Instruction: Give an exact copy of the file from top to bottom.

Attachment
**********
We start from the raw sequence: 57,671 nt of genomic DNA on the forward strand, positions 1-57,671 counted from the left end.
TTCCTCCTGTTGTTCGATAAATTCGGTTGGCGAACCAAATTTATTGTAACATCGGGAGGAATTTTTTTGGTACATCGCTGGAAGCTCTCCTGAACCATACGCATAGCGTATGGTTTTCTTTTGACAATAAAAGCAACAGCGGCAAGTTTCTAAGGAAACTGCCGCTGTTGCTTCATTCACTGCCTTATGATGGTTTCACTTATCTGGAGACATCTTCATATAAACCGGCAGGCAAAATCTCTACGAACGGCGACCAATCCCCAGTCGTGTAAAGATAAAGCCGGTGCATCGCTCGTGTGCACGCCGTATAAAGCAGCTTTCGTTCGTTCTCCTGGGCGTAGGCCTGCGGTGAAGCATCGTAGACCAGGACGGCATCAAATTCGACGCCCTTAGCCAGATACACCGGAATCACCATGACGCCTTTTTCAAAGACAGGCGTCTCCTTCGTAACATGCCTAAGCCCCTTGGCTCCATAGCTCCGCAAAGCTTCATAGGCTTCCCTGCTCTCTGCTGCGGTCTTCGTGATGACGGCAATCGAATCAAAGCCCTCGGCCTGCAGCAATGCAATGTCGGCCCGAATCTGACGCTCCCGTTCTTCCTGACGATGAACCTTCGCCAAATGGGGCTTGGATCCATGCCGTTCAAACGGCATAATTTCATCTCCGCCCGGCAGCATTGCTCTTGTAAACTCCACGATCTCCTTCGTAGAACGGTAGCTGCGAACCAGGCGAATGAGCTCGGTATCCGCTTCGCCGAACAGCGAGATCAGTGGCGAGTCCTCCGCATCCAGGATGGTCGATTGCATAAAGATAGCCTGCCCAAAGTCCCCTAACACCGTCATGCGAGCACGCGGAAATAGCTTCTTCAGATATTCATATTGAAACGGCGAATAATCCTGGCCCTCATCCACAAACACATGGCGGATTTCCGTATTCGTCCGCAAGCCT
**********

We start from the raw sequence: 57,671 nt of genomic DNA on the forward strand, positions 1-57,671 counted from the left end.
TTCCTCCTGTTGTTCGATAAATTCGGTTGGCGAACCAAATTTATTGTAACATCGGGAGGAATTTTTTTGGTACATCGCTGGAAGCTCTCCTGAACCATACGCATAGCGTATGGTTTTCTTTTGACAATAAAAGCAACAGCGGCAAGTTTCTAAGGAAACTGCCGCTGTTGCTTCATTCACTGCCTTATGATGGTTTCACTTATCTGGAGACATCTTCATATAAACCGGCAGGCAAAATCTCTACGAACGGCGACCAATCCCCAGTCGTGTAAAGATAAAGCCGGTGCATCGCTCGTGTGCACGCCGTATAAAGCAGCTTTCGTTCGTTCTCCTGGGCGTAGGCCTGCGGTGAAGCATCGTAGACCAGGACGGCATCAAATTCGACGCCCTTAGCCAGATACACCGGAATCACCATGACGCCTTTTTCAAAGACAGGCGTCTCCTTCGTAACATGCCTAAGCCCCTTGGCTCCATAGCTCCGCAAAGCTTCATAGGCTTCCCTGCTCTCTGCTGCGGTCTTCGTGATGACGGCAATCGAATCAAAGCCCTCGGCCTGCAGCAATGCAATGTCGGCCCGAATCTGACGCTCCCGTTCTTCCTGACGATGAACCTTCGCCAAATGGGGCTTGGATCCATGCCGTTCAAACGGCATAATTTCATCTCCGCCCGGCAGCATTGCTCTTGTAAACTCCACGATCTCCTTCGTAGAACGGTAGCTGCGAACCAGGCGAATGAGCTCGGTATCCGCTTCGCCGAACAGCGAGATCAGTGGCGAGTCCTCCGCATCCAGGATGGTCGATTGCATAAAGATAGCCTGCCCAAAGTCCCCTAACACCGTCATGCGAGCACGCGGAAATAGCTTCTTCAGATATTCATATTGAAACGGCGAATAATCCTGGCCCTCATCCACAAACACATGGCGGATTTCCGTATTCGTCCGCAAGCCT